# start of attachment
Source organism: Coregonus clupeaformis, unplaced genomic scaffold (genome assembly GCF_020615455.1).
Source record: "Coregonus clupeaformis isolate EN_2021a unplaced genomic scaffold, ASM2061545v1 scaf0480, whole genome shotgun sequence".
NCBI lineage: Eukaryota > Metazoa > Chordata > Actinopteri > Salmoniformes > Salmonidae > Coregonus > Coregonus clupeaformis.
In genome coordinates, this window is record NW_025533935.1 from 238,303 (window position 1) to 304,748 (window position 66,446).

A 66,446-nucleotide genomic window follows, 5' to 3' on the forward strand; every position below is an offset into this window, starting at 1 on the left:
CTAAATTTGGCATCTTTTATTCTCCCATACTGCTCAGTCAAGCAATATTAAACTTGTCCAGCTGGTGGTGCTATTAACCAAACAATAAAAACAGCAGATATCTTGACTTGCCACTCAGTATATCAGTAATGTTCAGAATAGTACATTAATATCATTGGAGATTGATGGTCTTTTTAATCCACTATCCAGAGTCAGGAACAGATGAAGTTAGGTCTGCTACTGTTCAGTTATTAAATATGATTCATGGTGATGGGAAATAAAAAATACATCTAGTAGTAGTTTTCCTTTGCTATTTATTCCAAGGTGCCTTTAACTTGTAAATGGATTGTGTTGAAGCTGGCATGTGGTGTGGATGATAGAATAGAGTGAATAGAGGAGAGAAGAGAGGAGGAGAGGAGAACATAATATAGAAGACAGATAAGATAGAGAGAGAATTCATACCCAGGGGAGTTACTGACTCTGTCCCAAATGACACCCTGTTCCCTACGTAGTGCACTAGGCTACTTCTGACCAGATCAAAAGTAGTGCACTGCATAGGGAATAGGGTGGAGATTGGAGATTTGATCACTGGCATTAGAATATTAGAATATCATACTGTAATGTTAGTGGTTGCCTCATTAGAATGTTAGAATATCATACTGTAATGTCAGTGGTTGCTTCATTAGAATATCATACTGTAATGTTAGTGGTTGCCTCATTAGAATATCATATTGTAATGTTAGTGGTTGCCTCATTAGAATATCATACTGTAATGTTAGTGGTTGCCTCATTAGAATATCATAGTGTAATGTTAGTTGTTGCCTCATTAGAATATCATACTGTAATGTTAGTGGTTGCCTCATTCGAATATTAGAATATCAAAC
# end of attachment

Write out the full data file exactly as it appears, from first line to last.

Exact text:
Source organism: Coregonus clupeaformis, unplaced genomic scaffold (genome assembly GCF_020615455.1).
Source record: "Coregonus clupeaformis isolate EN_2021a unplaced genomic scaffold, ASM2061545v1 scaf0480, whole genome shotgun sequence".
NCBI lineage: Eukaryota > Metazoa > Chordata > Actinopteri > Salmoniformes > Salmonidae > Coregonus > Coregonus clupeaformis.
In genome coordinates, this window is record NW_025533935.1 from 238,303 (window position 1) to 304,748 (window position 66,446).

A 66,446-nucleotide genomic window follows, 5' to 3' on the forward strand; every position below is an offset into this window, starting at 1 on the left:
CTAAATTTGGCATCTTTTATTCTCCCATACTGCTCAGTCAAGCAATATTAAACTTGTCCAGCTGGTGGTGCTATTAACCAAACAATAAAAACAGCAGATATCTTGACTTGCCACTCAGTATATCAGTAATGTTCAGAATAGTACATTAATATCATTGGAGATTGATGGTCTTTTTAATCCACTATCCAGAGTCAGGAACAGATGAAGTTAGGTCTGCTACTGTTCAGTTATTAAATATGATTCATGGTGATGGGAAATAAAAAATACATCTAGTAGTAGTTTTCCTTTGCTATTTATTCCAAGGTGCCTTTAACTTGTAAATGGATTGTGTTGAAGCTGGCATGTGGTGTGGATGATAGAATAGAGTGAATAGAGGAGAGAAGAGAGGAGGAGAGGAGAACATAATATAGAAGACAGATAAGATAGAGAGAGAATTCATACCCAGGGGAGTTACTGACTCTGTCCCAAATGACACCCTGTTCCCTACGTAGTGCACTAGGCTACTTCTGACCAGATCAAAAGTAGTGCACTGCATAGGGAATAGGGTGGAGATTGGAGATTTGATCACTGGCATTAGAATATTAGAATATCATACTGTAATGTTAGTGGTTGCCTCATTAGAATGTTAGAATATCATACTGTAATGTCAGTGGTTGCTTCATTAGAATATCATACTGTAATGTTAGTGGTTGCCTCATTAGAATATCATATTGTAATGTTAGTGGTTGCCTCATTAGAATATCATACTGTAATGTTAGTGGTTGCCTCATTAGAATATCATAGTGTAATGTTAGTTGTTGCCTCATTAGAATATCATACTGTAATGTTAGTGGTTGCCTCATTCGAATATTAGAATATCAAAC